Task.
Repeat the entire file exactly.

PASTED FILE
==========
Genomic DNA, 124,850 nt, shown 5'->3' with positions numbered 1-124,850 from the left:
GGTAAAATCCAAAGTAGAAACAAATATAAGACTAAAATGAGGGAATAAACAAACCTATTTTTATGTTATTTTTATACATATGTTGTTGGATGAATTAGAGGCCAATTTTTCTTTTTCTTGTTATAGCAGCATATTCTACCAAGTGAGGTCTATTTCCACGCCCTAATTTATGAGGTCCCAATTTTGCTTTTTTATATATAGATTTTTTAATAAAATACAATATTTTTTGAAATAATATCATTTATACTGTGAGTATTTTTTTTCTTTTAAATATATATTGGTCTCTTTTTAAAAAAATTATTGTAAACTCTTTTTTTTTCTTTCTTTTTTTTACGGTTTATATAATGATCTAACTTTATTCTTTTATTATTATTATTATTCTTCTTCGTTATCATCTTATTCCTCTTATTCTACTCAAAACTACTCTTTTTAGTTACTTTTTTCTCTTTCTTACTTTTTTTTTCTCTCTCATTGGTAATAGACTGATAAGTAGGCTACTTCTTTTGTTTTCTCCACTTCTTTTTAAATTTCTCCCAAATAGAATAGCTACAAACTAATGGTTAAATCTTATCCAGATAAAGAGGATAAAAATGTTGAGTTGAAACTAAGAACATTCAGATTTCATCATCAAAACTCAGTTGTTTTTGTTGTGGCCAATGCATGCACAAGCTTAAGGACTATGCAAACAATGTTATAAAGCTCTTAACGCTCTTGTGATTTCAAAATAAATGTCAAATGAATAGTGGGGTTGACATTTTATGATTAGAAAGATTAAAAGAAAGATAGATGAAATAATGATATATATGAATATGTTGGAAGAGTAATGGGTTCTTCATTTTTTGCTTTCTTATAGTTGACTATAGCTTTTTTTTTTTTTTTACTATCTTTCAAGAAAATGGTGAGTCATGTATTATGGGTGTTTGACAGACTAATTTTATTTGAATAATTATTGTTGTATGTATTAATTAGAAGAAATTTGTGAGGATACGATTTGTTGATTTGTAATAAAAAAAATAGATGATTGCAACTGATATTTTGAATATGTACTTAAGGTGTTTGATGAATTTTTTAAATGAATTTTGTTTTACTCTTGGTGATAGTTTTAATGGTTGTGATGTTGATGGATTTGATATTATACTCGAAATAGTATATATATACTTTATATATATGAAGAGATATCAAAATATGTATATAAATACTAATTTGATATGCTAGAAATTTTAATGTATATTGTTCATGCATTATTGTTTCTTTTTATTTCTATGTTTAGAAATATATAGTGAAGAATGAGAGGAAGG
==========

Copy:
Genomic DNA, 124,850 nt, shown 5'->3' with positions numbered 1-124,850 from the left:
GGTAAAATCCAAAGTAGAAACAAATATAAGACTAAAATGAGGGAATAAACAAACCTATTTTTATGTTATTTTTATACATATGTTGTTGGATGAATTAGAGGCCAATTTTTCTTTTTCTTGTTATAGCAGCATATTCTACCAAGTGAGGTCTATTTCCACGCCCTAATTTATGAGGTCCCAATTTTGCTTTTTTATATATAGATTTTTTAATAAAATACAATATTTTTTGAAATAATATCATTTATACTGTGAGTATTTTTTTTCTTTTAAATATATATTGGTCTCTTTTTAAAAAAATTATTGTAAACTCTTTTTTTTTCTTTCTTTTTTTTACGGTTTATATAATGATCTAACTTTATTCTTTTATTATTATTATTATTCTTCTTCGTTATCATCTTATTCCTCTTATTCTACTCAAAACTACTCTTTTTAGTTACTTTTTTCTCTTTCTTACTTTTTTTTTCTCTCTCATTGGTAATAGACTGATAAGTAGGCTACTTCTTTTGTTTTCTCCACTTCTTTTTAAATTTCTCCCAAATAGAATAGCTACAAACTAATGGTTAAATCTTATCCAGATAAAGAGGATAAAAATGTTGAGTTGAAACTAAGAACATTCAGATTTCATCATCAAAACTCAGTTGTTTTTGTTGTGGCCAATGCATGCACAAGCTTAAGGACTATGCAAACAATGTTATAAAGCTCTTAACGCTCTTGTGATTTCAAAATAAATGTCAAATGAATAGTGGGGTTGACATTTTATGATTAGAAAGATTAAAAGAAAGATAGATGAAATAATGATATATATGAATATGTTGGAAGAGTAATGGGTTCTTCATTTTTTGCTTTCTTATAGTTGACTATAGCTTTTTTTTTTTTTTTACTATCTTTCAAGAAAATGGTGAGTCATGTATTATGGGTGTTTGACAGACTAATTTTATTTGAATAATTATTGTTGTATGTATTAATTAGAAGAAATTTGTGAGGATACGATTTGTTGATTTGTAATAAAAAAAATAGATGATTGCAACTGATATTTTGAATATGTACTTAAGGTGTTTGATGAATTTTTTAAATGAATTTTGTTTTACTCTTGGTGATAGTTTTAATGGTTGTGATGTTGATGGATTTGATATTATACTCGAAATAGTATATATATACTTTATATATATGAAGAGATATCAAAATATGTATATAAATACTAATTTGATATGCTAGAAATTTTAATGTATATTGTTCATGCATTATTGTTTCTTTTTATTTCTATGTTTAGAAATATATAGTGAAGAATGAGAGGAAGG